Logline (2nd place): Hired by Homeland Security to envision terrorist attack scenarios, a skillful ex-soldier turned novelist must battle anarchists when they hijack his nightmare plot to destroy New York.
About: Welcome to the first annual “First Ten Pages Week.” What I did was have readers send in loglines then vote on their favorites. The top five loglines, then, would get their first 10 pages read this week. With any of the five reviews, if the comments are positive enough, I’ll review them in full on a future Amateur Friday. But the reason I’m excited about this week is because I get to do something I rarely get a chance to do in reviews – and that’s look at the specific aspects of screenwriting. Enjoy!
Writers: Stephen Hoover & Mike Donald
Full disclosure. I’ve given notes on this script.
I just want to say that Stephen and Mike are two of the nicest and coolest guys you’ll ever meet or trade e-mails with. They really care about screenwriting and really want to get better. This is such a tough business and sometimes all you have to get you through the day is optimism – and these two have it in spades. I just love their attitude and their approach to the craft. But does that translate into a great first 10 pages?? Let’s find out.
The first 10 pages of The Fourth Horseman follow Nathan Scorer, an ex-soldier, as he fights for his life on top of the Hoover Dam against an unknown group of terrorists who really want him dead. Before we can find out his fate, however, we flash back 48 hours earlier to see Nathan, who we realize is retired from his soldier days, hawking a novel at a local book fair about his battle stories. Afterwards, he’s recruited by a mysterious man who says he’s part of an organization that predicts terrorism scenarios, and he wants Nathan to join them. We also end up meeting the evil Seth Silver, who begins putting in place a plan to attack New York City.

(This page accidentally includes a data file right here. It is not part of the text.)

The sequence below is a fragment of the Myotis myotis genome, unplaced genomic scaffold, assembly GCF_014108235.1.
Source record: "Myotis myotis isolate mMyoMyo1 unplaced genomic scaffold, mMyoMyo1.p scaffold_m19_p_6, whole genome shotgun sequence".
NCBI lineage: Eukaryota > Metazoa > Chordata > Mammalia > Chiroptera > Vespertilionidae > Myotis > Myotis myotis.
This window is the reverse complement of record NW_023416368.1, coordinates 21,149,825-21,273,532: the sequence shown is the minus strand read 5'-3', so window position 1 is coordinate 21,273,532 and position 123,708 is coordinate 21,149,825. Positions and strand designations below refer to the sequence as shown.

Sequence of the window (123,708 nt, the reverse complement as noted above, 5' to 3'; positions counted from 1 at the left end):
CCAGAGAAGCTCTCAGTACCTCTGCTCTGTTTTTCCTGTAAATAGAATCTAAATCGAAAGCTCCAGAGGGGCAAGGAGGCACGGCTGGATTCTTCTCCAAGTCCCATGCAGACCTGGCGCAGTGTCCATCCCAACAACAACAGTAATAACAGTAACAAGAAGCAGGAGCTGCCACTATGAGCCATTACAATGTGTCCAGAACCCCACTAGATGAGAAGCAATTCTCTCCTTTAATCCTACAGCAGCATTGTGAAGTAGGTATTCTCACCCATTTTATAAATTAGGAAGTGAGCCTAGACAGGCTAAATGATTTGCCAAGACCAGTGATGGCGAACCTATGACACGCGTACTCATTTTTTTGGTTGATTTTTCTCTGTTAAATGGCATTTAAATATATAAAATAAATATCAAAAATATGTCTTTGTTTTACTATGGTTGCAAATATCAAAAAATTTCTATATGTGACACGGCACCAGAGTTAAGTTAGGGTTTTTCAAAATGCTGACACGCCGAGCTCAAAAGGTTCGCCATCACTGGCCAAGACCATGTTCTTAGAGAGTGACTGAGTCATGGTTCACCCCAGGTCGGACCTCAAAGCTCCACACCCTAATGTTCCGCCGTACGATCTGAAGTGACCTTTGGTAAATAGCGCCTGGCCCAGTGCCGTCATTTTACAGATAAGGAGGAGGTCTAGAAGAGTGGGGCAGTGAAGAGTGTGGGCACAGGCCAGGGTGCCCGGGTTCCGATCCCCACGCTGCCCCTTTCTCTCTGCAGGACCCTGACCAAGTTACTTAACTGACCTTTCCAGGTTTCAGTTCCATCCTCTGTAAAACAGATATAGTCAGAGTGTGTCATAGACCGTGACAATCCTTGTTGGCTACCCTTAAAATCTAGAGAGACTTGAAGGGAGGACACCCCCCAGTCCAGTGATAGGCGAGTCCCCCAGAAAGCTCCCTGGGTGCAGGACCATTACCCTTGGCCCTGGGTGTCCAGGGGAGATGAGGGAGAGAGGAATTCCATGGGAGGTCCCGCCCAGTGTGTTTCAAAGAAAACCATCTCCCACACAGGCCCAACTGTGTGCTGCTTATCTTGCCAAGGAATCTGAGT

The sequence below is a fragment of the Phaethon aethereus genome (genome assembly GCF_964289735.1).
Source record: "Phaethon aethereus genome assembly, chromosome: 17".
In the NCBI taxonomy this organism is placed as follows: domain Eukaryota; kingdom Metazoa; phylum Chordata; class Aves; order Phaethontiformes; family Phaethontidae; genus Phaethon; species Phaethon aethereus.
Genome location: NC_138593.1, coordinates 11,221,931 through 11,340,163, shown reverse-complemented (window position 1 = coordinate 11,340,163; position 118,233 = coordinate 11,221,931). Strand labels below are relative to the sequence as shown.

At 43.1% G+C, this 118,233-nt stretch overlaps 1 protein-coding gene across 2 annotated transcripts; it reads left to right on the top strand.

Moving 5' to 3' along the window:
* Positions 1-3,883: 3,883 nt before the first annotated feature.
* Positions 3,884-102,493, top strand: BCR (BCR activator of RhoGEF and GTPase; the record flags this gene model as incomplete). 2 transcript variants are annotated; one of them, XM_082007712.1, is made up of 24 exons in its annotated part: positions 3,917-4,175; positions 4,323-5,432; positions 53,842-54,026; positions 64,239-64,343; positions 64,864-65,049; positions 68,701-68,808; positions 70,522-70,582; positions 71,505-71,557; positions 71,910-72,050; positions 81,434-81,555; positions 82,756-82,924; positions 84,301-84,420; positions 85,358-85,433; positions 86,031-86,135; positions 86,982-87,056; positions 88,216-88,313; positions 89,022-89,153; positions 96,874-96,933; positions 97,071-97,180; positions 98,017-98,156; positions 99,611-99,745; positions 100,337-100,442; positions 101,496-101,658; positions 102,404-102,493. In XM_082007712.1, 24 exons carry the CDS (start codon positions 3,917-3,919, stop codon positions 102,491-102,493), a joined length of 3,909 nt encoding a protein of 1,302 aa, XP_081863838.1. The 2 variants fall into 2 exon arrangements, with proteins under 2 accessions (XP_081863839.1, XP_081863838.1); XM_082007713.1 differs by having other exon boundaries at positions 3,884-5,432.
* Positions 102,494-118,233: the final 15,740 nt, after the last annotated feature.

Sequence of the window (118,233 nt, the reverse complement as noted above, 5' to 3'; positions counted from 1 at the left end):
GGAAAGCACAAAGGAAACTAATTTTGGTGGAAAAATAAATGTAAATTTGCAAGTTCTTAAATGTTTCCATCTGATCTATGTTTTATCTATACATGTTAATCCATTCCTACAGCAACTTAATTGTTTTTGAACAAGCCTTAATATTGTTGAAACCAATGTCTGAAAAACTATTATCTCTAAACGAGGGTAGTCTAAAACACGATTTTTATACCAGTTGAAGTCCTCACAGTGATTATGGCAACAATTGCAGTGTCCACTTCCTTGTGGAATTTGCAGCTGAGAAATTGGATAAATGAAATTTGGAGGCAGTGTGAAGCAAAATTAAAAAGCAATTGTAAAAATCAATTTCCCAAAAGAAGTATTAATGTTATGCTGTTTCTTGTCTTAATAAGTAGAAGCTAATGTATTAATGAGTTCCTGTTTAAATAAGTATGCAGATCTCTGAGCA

Contrary to yesterday’s script, this one starts out strong. Check out the first sentence (italics are mine):
The SOUNDS of high speed burst satellite transmissions. Machine code warbling — bleeding into police radio chatter.
From the very first line, I’m HEARING a movie. Not only is it well-written, but it evokes a feeling in you. You’re already transported into the theater. This is followed by:
STARS glitter against the black ink of space as the police transmissions build, become more urgent.
A picture is being painted in front of me. We have prose, but not prose that draws attention to itself. It’s prose with a purpose – to elicit an image juxtaposed with sound. This is good writing. I’m into it.
Intrigue builds. Satellite busted. Astronauts dead. At this point, I can’t wait to see what this is all about. We’ll get to the rest of the pages in a second. But if you’re talking about capturing a reader’s attention within the first scene, this is a textbook example of how to do so.
The first roadblock – for me at least – is hit in the next scene though. I don’t like names in action movies that are so obviously action movie names. Nathan “Scorer” feels like one of those names. It also looks and sounds weird. Say “Scorer” out loud. It doesn’t come off the tongue easily. I know this is nitpicky but nitpicky is what this week’s about. These are the kinds of things readers think about when they’re reading your script.
However, that’s okay, because then we’re brought into a really cool action sequence on the top of the Hoover Dam. There was a moment I loved in particular, where Nathan grabbed a vehicle hood from a car and used it as a shield to defend against the onslaught of bullets. Remember how yesterday I said not to go with obvious choices. This was a non-obvious choice to me. I’d never seen it before.
Unfortunately, we then CUT BACK 48 hours. We’ve discussed the crazy opening flashforward device ad nauseum on this site. It didn’t kill my interest here. But it was a hiccup, a moment that took me out of the story. You have to understand that I see this SOOOOO often in screenplays that I can’t help but groan a little whenever it happens, yet again.